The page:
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> Foot And Mouth Decease-egypt, To be careful
HLM
post Mar 17 2012, 04:04 PM
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Dear All

Our Newspaper released today the information that more than 2000 catle died in Egypt on this terrible decease and over 20,000 are infected, and will die.

this decease is highly contagious and kills fast. In 1945 we had it in East Germany and lost thousands of cattle and horses, mostly farm horses. I saw one actually dropping dead pulling a cart while the other one- then unhitched- made it to the next field and then dropped dead. They bloat up badly within a short time.

I am deeply concerned about the horses in Egypt and hope that strong precausion is taken, i.e. to quarantine oneself, to not let anybody near the horses, and/or have them go with their feet through a strong disinfectant bath, to NOT touch any horse/cows/buffalo etc. and have all owners also stay away from other cows/buffalo and horses.
Sanitary conditions is a MUST!

I dont know what can be done about this in Egypt, if there is a prevention inoculation or what.
Of course, one also should avoid any display shows, of any kind.

I am sorry that I have to report this and pray that our fellow breeders/owners do not suffer
losses.

Hansi
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MHuprich
post Mar 17 2012, 06:47 PM
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Foot and mouth disease does not affect horses. I was in a USDA vet office last week with a friend who was getting export docs done, and they had an interesting pamphlet on this disease. See http://www.aphis.usda.gov/newsroom/hot_issues/fmd/fmd.shtml
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Nadj al Nur
post Mar 17 2012, 06:55 PM
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That's true. It only affects animals with split hoofs.
C
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HLM
post Mar 17 2012, 06:56 PM
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QUOTE (MHuprich @ Mar 17 2012, 08:47 PM) *
Foot and mouth disease does not affect horses. I was in a USDA vet office last week with a friend who was getting export docs done, and they had an interesting pamphlet on this disease. See http://www.aphis.usda.gov/newsroom/hot_issues/fmd/fmd.shtml



that is new to me, than I just wonder what the German horses died off, thousands.
HLM
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Caryn Rogosky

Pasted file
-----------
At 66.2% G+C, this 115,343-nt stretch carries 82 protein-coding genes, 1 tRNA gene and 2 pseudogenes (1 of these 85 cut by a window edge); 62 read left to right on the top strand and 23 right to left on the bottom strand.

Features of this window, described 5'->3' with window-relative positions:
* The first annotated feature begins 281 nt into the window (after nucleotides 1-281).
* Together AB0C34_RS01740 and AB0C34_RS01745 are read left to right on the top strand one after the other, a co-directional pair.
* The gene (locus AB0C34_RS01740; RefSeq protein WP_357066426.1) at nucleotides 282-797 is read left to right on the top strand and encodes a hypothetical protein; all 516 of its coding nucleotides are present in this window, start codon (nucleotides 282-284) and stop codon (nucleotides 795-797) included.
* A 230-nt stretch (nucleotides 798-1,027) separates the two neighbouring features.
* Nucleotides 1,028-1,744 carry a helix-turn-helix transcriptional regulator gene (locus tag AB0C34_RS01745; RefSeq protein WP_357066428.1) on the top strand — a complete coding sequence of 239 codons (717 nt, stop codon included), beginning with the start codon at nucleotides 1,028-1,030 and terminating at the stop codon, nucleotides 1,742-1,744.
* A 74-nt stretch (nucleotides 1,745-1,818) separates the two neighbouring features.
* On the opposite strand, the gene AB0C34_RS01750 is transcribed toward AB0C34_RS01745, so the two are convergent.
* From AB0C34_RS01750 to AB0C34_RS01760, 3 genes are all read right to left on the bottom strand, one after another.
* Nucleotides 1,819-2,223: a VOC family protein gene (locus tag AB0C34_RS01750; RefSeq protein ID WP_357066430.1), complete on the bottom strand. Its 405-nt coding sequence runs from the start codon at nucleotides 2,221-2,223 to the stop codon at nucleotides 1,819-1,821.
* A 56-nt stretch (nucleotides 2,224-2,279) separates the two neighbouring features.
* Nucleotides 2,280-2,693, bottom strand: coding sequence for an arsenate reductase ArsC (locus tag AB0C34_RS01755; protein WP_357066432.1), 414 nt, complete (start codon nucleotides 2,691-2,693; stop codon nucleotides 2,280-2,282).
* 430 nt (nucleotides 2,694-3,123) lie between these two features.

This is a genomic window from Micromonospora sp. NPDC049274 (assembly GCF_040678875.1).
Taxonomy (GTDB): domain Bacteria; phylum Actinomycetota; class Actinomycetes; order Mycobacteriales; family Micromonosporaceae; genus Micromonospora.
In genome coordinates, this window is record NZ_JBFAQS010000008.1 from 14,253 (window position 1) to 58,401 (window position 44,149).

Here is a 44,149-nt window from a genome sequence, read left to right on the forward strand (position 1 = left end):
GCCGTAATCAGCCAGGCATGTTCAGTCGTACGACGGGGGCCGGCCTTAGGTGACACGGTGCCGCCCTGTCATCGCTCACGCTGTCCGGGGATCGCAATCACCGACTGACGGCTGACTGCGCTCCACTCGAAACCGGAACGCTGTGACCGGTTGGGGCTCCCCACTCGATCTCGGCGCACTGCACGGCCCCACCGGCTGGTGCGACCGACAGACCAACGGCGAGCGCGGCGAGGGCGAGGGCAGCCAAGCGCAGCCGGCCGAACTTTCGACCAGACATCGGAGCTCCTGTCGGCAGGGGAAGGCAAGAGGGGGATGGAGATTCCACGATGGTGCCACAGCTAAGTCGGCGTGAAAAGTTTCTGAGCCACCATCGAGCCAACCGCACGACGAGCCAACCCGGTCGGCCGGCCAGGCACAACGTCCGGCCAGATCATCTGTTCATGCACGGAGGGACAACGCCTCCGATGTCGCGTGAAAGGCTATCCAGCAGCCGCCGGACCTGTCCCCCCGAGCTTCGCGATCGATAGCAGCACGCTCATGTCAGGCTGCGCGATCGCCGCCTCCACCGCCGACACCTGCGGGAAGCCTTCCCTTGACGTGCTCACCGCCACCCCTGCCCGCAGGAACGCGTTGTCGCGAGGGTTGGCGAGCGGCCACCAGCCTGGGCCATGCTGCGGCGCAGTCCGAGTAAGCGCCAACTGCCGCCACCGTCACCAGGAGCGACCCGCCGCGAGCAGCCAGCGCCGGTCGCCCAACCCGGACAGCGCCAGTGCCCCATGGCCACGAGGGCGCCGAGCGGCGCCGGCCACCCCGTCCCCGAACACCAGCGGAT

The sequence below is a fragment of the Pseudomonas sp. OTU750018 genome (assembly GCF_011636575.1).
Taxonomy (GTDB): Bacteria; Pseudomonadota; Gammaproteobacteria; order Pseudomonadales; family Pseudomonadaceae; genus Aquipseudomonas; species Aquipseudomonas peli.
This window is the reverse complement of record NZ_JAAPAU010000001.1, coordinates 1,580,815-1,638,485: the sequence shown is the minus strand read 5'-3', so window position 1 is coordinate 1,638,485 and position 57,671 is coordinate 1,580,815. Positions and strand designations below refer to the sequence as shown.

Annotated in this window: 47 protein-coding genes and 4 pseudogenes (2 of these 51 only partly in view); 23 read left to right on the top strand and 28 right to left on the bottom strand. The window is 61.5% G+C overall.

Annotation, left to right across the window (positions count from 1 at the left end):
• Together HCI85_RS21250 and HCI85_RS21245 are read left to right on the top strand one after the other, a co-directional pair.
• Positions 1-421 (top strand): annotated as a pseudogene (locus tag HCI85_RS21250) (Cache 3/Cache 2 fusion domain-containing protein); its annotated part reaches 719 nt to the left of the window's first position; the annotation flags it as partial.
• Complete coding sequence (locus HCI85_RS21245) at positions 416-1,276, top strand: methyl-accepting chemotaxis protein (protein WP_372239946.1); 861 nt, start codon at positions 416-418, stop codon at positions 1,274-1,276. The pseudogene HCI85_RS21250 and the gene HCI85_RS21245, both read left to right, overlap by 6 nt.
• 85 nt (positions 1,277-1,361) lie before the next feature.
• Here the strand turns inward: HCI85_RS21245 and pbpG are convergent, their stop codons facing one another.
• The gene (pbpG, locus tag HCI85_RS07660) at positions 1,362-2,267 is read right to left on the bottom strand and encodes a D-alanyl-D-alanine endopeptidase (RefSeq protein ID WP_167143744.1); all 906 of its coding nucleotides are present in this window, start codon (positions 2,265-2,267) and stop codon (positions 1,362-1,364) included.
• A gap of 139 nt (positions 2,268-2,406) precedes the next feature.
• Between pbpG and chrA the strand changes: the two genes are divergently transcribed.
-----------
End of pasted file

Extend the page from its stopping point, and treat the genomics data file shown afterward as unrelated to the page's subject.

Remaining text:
post Mar 17 2012, 07:36 PM
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QUOTE (HLM @ Mar 17 2012, 08:56 PM) *
that is new to me, than I just wonder what the German horses died off, thousands.
HLM


Maybe vesicular stomatitis? The symptons are similar to hoof and mouth disease.
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MHuprich
post Mar 17 2012, 07:40 PM
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QUOTE (Caryn Rogosky @ Mar 17 2012, 03:36 PM) *
Maybe vesicular stomatitis? The symptons are similar to hoof and mouth disease.



Vesicular stomatitis has been confirmed only in the western hemisphere http://www.aphis.usda.gov/publications/ani...omatitis_07.pdf

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Caryn Rogosky
post Mar 17 2012, 07:46 PM
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QUOTE (MHuprich @ Mar 17 2012, 09:40 PM) *
Vesicular stomatitis has been confirmed only in the western hemisphere http://www.aphis.usda.gov/publications/ani...omatitis_07.pdf


Interesting, thanks Melissa!
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HLM
post Mar 17 2012, 08:26 PM
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QUOTE (HLM @ Mar 17 2012, 07:56 PM) *
that is new to me, than I just wonder what the German horses died off, thousands.
HLM



I now can do only one thing to check with some elders still alive in my former country. I am now curious myself.
Was convinced it was foot and mouth. Will advise when I have a reply, which might take a while, as they dont have a computer or fax machine, or some even a telphone..

Hansi
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Dr Daniel Wigger
post Mar 19 2012, 05:54 PM
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ZITAT(HLM @ Mar 17 2012, 09:26 PM) *
I now can do only one thing to check with some elders still alive in my former country. I am now curious myself.
Was convinced it was foot and mouth. Will advise when I have a reply, which might take a while, as they dont have a computer or fax machine, or some even a telphone..